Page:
Savory Leaves Cut


Botanical NameSatureja hortensis

 Common Name:

  • English:  Summer Savory, Winter Savory
  • Also, known as:  Bonekruid, Chubritsa, Bonenkruid, Sarriette, Bohnenkraut, Pfefferkraut, Santoreggia, Seibari, Sabori, Segurelha-das-hortas, Ajedrea, Sabroso, Kyndel,

Habitat: Indigenous to southeastern Europe or the Mediterranean region

Origin: Morocco

Harvested: Cultivated

 Parts Used: Leaves                                                          

General Information:

Savory is native to Europe and Asia. The plant grows to a height of about 1 foot, has small aromatic grayish leaves that turn purple (in late summer) and white, pink, or violet flowers. There are thirty species of savory. Summer savory is the fresh or dried stem tips with leaves. They are soft and succulent with a spicy, peppery taste and an aroma reminiscent of thyme and oregano but with a hint of mint.

Savory is indigenous to southeastern Europe (summer savory) or the Mediterranean region, including southern Europe and North Africa (winter savory). Thyme-leaved savory originates from the southeastern parts of Europe specifically Balkans, Crete, and Greece. Savory has a long history of use as medicine and also for its alleged aphrodisiac properties, as the generic name derived from “satyr’s herb” suggests. The leafy stems tips are picked and used fresh, but dried summer savory is commercially available as a spice herb in some countries. Regular harvesting and pruning is beneficial to prevent flowering and prolong the production of new leaves.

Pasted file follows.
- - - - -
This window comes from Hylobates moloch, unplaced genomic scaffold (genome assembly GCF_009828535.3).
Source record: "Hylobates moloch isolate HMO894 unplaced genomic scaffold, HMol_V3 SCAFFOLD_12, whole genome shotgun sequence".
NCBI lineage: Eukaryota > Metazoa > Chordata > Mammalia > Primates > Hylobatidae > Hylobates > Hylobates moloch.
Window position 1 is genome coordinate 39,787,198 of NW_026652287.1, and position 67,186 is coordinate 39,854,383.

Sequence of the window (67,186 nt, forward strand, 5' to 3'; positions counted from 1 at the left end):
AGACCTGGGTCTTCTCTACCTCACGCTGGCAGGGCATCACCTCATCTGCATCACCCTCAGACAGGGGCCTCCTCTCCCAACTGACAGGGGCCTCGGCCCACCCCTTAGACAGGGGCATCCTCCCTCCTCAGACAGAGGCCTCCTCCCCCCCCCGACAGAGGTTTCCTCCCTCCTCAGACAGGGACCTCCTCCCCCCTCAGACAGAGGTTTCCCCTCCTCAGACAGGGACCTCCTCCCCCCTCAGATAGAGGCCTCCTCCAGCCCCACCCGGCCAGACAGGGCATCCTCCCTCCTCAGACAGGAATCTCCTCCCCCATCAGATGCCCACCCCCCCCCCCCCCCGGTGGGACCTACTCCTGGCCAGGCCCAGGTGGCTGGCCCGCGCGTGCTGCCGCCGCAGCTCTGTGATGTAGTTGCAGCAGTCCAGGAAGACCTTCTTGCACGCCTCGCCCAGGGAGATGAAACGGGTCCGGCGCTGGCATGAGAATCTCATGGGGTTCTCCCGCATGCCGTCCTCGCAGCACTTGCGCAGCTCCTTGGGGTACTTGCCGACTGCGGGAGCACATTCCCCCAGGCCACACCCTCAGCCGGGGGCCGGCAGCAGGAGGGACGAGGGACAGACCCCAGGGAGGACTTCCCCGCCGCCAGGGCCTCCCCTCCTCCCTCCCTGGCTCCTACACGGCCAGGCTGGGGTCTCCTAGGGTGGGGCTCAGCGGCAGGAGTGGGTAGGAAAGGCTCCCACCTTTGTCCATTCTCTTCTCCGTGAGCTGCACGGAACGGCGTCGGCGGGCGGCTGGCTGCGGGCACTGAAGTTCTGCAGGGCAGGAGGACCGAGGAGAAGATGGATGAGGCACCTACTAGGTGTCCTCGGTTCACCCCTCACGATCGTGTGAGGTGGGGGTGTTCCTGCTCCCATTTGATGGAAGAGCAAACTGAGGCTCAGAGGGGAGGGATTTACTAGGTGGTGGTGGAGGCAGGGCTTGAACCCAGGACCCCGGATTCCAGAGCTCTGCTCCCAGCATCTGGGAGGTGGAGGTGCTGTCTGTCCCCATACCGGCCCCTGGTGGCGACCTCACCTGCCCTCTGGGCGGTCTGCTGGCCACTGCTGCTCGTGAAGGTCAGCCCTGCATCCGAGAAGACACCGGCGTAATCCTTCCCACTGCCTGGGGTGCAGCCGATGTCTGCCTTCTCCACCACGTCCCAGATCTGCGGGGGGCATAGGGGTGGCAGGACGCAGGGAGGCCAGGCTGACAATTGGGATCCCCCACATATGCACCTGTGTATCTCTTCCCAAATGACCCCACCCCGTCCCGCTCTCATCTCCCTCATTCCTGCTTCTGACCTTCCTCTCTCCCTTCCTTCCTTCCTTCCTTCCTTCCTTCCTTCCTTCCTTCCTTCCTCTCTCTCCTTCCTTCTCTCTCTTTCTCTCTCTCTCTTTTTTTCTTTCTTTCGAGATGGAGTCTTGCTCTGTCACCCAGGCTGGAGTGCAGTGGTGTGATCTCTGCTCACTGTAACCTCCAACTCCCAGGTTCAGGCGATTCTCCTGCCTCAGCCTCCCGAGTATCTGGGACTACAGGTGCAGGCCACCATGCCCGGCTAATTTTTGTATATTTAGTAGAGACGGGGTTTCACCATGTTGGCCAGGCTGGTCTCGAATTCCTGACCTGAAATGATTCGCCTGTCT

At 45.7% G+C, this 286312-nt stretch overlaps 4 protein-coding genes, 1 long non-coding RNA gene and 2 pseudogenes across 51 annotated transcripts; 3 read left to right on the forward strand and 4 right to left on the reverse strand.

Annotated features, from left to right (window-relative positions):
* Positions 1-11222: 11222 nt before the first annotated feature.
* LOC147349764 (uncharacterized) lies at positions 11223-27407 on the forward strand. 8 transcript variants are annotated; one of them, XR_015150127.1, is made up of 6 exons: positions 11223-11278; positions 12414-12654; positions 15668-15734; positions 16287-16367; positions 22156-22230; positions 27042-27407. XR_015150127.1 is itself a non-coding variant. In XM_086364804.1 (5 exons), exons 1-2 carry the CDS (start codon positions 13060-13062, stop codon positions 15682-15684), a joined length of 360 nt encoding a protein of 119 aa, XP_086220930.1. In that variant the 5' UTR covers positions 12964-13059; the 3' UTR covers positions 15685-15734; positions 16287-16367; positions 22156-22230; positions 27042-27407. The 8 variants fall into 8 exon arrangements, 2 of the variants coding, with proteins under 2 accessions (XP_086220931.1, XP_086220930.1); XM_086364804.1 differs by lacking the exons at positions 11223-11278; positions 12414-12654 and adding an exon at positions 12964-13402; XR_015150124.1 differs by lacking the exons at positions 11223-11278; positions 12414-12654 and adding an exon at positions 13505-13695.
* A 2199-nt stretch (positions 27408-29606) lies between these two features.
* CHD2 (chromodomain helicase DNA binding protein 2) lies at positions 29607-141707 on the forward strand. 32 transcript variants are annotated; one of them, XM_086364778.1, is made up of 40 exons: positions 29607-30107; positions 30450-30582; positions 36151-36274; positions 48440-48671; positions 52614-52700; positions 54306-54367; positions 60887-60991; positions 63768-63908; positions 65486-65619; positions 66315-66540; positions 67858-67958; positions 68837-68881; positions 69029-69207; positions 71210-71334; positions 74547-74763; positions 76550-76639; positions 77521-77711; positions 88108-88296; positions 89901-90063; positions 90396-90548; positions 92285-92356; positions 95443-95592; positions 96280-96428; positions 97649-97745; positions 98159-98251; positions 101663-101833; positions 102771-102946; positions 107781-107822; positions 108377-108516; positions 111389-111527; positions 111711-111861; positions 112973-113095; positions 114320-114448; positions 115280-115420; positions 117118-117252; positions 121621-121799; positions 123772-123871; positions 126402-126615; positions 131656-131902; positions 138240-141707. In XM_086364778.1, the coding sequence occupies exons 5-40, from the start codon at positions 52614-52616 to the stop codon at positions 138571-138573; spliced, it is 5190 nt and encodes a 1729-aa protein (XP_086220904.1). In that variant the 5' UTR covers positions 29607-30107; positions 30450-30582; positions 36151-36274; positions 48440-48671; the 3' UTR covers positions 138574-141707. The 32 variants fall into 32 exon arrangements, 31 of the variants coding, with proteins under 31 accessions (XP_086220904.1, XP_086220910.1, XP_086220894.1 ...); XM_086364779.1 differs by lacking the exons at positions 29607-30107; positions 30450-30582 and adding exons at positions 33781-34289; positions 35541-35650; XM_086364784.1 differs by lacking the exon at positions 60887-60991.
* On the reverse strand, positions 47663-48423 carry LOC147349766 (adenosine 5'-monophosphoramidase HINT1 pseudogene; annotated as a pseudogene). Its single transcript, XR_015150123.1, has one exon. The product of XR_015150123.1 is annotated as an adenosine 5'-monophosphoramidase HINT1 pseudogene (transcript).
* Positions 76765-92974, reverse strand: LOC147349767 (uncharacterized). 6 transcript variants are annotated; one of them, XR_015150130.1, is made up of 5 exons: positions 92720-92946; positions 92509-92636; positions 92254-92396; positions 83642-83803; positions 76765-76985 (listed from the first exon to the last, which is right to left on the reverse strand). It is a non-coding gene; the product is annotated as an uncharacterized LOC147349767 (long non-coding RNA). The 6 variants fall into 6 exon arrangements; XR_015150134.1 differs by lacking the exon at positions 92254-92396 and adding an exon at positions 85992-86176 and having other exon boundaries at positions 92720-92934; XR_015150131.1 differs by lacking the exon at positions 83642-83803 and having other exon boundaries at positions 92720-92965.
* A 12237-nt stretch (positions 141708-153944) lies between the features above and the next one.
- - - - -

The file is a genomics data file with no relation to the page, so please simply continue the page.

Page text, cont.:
How to use:

Hot Infusion:

The basic method for dried herbs and flower is, take 2-3 tablespoons of dried herb in a cup or teapot. Pour hot water over it and cover it with lid for 10-30 minutes. Hot water is needed to draw out the antioxidants, enzymes, vitamins, flavonoids, and volatile oils from the botanicals. Strain and squeeze out as much as liquid as possible and enjoy!


  • You can sweeten your herbal tea with a bit of honey, natural fruit juice, stevia leaves powder and or licorice root powder.
  • You can make ice cubes or pops by freezing tea in ice trays or pop molds.


You should consult with a qualified healthcare practitioner before using any herbal products, particularly if you are pregnant, nursing, or on any medications.

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This information has not been evaluated by Health Canada.

This information is not intended to diagnose, treat, cure, or prevent any disease.